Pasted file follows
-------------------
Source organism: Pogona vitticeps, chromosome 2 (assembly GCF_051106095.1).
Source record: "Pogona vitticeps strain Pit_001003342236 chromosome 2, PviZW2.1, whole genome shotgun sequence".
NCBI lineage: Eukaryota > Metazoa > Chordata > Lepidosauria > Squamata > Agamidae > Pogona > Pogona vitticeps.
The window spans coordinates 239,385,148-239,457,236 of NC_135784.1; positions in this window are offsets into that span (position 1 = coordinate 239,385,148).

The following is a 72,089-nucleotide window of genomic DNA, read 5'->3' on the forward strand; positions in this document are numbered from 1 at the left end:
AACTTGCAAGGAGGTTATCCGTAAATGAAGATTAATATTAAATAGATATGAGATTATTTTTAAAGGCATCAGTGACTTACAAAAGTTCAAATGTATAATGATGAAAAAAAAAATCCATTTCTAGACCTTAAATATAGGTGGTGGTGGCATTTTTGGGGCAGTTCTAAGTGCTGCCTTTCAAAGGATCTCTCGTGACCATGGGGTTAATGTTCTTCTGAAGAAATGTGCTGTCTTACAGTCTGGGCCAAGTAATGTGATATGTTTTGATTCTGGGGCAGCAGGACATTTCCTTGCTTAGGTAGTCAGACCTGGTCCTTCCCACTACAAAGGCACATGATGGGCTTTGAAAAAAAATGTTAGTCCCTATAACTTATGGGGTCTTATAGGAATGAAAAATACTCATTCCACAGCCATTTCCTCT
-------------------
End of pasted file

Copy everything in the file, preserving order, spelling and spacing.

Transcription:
Source organism: Pogona vitticeps, chromosome 2 (assembly GCF_051106095.1).
Source record: "Pogona vitticeps strain Pit_001003342236 chromosome 2, PviZW2.1, whole genome shotgun sequence".
NCBI lineage: Eukaryota > Metazoa > Chordata > Lepidosauria > Squamata > Agamidae > Pogona > Pogona vitticeps.
The window spans coordinates 239,385,148-239,457,236 of NC_135784.1; positions in this window are offsets into that span (position 1 = coordinate 239,385,148).

The following is a 72,089-nucleotide window of genomic DNA, read 5'->3' on the forward strand; positions in this document are numbered from 1 at the left end:
AACTTGCAAGGAGGTTATCCGTAAATGAAGATTAATATTAAATAGATATGAGATTATTTTTAAAGGCATCAGTGACTTACAAAAGTTCAAATGTATAATGATGAAAAAAAAAATCCATTTCTAGACCTTAAATATAGGTGGTGGTGGCATTTTTGGGGCAGTTCTAAGTGCTGCCTTTCAAAGGATCTCTCGTGACCATGGGGTTAATGTTCTTCTGAAGAAATGTGCTGTCTTACAGTCTGGGCCAAGTAATGTGATATGTTTTGATTCTGGGGCAGCAGGACATTTCCTTGCTTAGGTAGTCAGACCTGGTCCTTCCCACTACAAAGGCACATGATGGGCTTTGAAAAAAAATGTTAGTCCCTATAACTTATGGGGTCTTATAGGAATGAAAAATACTCATTCCACAGCCATTTCCTCT